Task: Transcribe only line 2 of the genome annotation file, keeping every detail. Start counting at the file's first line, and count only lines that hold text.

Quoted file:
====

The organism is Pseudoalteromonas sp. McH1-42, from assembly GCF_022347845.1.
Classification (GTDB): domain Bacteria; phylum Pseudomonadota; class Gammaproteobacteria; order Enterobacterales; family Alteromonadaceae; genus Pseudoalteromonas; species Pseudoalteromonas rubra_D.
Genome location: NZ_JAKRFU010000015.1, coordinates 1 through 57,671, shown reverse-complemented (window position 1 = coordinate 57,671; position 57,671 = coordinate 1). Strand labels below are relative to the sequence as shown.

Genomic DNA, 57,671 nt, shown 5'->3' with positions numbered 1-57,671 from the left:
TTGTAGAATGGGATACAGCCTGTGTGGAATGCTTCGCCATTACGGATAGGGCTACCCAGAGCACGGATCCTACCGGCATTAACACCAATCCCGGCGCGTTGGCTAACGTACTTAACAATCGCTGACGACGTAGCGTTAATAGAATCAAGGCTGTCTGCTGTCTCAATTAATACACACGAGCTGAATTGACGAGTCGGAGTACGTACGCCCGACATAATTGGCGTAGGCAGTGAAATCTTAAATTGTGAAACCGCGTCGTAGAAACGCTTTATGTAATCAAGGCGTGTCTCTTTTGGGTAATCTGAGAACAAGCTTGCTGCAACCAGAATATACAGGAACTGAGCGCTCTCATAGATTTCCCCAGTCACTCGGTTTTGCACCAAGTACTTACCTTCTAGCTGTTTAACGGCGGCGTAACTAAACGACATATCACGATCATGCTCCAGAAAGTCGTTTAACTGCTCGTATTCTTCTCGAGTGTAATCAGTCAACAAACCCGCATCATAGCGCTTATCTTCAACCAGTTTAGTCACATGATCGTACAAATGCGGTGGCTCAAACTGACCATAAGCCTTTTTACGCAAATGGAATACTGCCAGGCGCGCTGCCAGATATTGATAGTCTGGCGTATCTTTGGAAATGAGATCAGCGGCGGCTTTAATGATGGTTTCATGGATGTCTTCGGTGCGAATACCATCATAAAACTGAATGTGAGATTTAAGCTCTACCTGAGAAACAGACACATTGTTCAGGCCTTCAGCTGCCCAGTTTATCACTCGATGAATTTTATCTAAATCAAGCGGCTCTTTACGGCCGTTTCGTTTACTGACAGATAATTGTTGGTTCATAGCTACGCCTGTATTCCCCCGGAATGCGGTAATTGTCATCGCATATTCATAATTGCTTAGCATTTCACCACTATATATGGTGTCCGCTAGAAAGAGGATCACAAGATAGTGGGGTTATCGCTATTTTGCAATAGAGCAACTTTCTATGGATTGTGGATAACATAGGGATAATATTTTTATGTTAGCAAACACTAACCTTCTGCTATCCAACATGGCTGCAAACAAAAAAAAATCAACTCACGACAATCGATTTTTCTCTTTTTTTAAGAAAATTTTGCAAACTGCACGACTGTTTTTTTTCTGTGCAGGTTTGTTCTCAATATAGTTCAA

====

Classification (GTDB): domain Bacteria; phylum Pseudomonadota; class Gammaproteobacteria; order Enterobacterales; family Alteromonadaceae; genus Pseudoalteromonas; species Pseudoalteromonas rubra_D.